Savings: Canadians Overpay by 60 Percent When Ordering Their Cheques

Billions of Dollars Thus Vanish, to the Benefit of Banks and Their Provider

Kicking off a new calendar year is often an opportune time to adopt sound personal finance practices. In that respect, the regional sales director of Cheques Plus, a company located on the north shore of Montreal, believes Canadians should stop paying the excessive fees charged by Canadian banking institutions to order, print and have their cheques delivered.

Canadians overpay by 60 Percent 
“Whether it be for their business or personal cheques, Canadians pay up to 60 percent too much. In the long run, billions of dollars vanish for no logical reason,” indicates Alain Pineault, regional sales director at Cheques Plus, which offers a much more cost-effective alternative.

Average cost in Canada?
At Canadian banks and savings institutions, the printing and shipping cost for 100 cheques at regular price ranges from 57 to 68 dollars. Meanwhile, companies such as Cheques Plus offer prices that are in line with actual costs. “Banks and their providers generate enormous profit margins, at the expense of their best customers,” deplores Pineault. “In fact, it’s with those findings in mind that the company was founded in 2012, offering the same design, ordering and delivery services for merely 25 dollars.”  

Near-monopoly in Canada
Pineault points out that the company D+H (Davis & Henderson) holds a near-monopoly in Canada as the supplier to banks and savings institutions. This, despite the fact that third-party companies such as Cheques Plus, which are accredited and meet the same security standards (data, personal information, paper specifications), are able to provide the same services, sometimes even outperforming them, at a better price.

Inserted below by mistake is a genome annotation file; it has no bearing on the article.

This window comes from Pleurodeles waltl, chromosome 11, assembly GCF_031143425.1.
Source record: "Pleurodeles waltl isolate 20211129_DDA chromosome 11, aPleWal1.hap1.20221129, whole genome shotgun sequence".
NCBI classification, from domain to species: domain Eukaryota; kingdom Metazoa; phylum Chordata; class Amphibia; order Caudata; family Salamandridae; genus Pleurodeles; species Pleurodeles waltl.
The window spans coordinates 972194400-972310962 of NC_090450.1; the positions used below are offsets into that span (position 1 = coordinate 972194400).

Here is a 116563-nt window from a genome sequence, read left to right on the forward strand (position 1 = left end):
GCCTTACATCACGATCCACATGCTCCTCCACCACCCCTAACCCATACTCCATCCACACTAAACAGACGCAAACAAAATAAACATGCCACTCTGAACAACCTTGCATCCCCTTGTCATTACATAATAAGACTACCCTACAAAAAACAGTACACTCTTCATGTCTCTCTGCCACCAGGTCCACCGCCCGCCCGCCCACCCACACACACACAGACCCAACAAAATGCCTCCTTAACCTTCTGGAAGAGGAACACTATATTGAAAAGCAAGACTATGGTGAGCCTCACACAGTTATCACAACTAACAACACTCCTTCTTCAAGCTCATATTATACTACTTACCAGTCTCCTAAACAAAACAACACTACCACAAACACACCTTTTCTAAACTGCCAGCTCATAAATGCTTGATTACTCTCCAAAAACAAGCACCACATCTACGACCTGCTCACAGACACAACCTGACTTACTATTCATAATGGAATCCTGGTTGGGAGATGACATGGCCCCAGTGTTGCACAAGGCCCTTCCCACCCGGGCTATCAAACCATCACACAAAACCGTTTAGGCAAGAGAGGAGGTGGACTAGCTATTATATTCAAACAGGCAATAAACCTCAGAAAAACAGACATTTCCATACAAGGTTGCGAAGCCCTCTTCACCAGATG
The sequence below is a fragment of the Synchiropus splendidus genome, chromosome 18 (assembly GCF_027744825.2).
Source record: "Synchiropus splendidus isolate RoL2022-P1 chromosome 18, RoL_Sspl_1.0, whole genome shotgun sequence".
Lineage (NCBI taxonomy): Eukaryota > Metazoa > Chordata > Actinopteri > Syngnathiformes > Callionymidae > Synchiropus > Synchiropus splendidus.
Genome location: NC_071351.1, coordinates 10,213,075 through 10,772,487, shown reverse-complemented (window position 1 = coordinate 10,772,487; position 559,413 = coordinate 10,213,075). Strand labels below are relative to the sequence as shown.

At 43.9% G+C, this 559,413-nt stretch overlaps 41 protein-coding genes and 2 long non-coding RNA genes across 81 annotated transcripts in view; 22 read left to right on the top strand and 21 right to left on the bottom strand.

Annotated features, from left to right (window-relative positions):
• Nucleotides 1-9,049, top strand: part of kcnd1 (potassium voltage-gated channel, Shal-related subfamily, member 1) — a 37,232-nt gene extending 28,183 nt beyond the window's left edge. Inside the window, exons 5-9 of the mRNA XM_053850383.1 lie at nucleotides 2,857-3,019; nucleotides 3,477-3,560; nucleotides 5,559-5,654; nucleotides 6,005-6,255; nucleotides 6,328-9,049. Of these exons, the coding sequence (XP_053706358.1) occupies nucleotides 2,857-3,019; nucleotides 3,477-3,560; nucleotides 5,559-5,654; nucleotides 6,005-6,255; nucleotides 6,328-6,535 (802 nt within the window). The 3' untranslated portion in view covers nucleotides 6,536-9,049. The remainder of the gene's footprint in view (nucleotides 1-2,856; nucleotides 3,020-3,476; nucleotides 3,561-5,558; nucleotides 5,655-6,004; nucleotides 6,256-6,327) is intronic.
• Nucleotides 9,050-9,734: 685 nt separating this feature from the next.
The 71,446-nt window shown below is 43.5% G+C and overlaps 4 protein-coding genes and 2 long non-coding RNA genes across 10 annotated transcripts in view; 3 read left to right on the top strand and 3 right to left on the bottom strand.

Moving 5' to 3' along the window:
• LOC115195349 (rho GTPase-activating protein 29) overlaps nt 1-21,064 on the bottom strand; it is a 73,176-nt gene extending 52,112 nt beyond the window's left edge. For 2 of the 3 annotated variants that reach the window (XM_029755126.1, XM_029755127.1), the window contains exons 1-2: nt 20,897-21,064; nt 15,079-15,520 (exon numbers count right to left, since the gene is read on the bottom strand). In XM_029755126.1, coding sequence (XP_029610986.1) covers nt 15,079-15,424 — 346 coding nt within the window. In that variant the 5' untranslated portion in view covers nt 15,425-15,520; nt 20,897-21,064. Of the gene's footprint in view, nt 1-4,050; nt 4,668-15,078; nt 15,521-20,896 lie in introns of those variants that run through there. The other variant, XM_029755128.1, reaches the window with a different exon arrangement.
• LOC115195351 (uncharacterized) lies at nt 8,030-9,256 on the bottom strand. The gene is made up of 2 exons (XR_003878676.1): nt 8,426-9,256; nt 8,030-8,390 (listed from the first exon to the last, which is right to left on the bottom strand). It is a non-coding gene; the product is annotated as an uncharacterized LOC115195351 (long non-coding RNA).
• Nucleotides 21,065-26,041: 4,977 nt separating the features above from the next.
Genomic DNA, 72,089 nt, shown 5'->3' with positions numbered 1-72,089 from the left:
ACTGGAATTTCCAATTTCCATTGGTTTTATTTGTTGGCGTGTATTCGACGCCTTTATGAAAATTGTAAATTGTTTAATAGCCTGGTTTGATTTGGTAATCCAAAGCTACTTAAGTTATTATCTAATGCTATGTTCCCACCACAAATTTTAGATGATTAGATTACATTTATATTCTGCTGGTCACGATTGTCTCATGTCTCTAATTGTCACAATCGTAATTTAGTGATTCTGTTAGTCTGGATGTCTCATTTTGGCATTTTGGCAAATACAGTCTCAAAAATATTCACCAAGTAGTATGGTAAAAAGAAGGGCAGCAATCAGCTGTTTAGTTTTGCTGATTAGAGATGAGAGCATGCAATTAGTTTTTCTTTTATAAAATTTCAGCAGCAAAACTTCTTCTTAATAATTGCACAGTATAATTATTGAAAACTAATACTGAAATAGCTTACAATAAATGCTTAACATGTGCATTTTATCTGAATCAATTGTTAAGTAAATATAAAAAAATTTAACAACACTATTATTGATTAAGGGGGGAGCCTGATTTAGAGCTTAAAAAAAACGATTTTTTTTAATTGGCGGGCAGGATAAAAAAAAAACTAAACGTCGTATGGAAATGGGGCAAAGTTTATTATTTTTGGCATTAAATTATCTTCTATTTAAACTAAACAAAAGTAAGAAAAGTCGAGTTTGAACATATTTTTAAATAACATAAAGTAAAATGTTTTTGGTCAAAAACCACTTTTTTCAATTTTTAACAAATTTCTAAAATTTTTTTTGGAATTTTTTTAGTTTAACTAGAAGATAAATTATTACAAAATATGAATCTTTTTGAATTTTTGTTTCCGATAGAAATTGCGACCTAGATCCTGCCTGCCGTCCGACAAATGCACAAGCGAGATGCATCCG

Collective loss of $2.5 billion
“Let’s take a realistic example: 25 million active Canadian consumers, who will order three 60-dollar chequebooks each containing 100 cheques over the course of their lives,” explains Pineault to illustrate his point. “That’s 300 cheques, therefore 180 dollars. Ultimately, that represents 4.5 billion dollars for 25 million people. Knowing that each person will overpay by 60 percent, those same 25 million Canadians will thus collectively lose more than 2.5 billion.”

According to Pineault, Canadians mistakenly believe they are bound to their financial institution to order their cheques. “Many can save substantial amounts of money, in particular, company management,” he stresses.

About Cheques Plus
Founded in 2012, Cheques Plus is a company that prints and delivers cheques across Canada, at prices generally 60 percent lower than financial institutions. Having grown steadily since its launch, the Cheques Plus team continually updates its product portfolio and online platforms to offer Canadians the best quality-price ratio in regards to the design, order and delivery of personal or business cheques. www.chequesplus.com

For further information:
COURIMO
Elie Wahnoun - Président
514-826-1864
elie@courimo.com
www.courimo.com

Source: Cheques Plus


Categories: Banking, Finance, Insurance, Business Finance, Consumer Banking

Tags: banking, Canadians, cheques, Courimo, Davis & Henderson, losing money, money, Montreal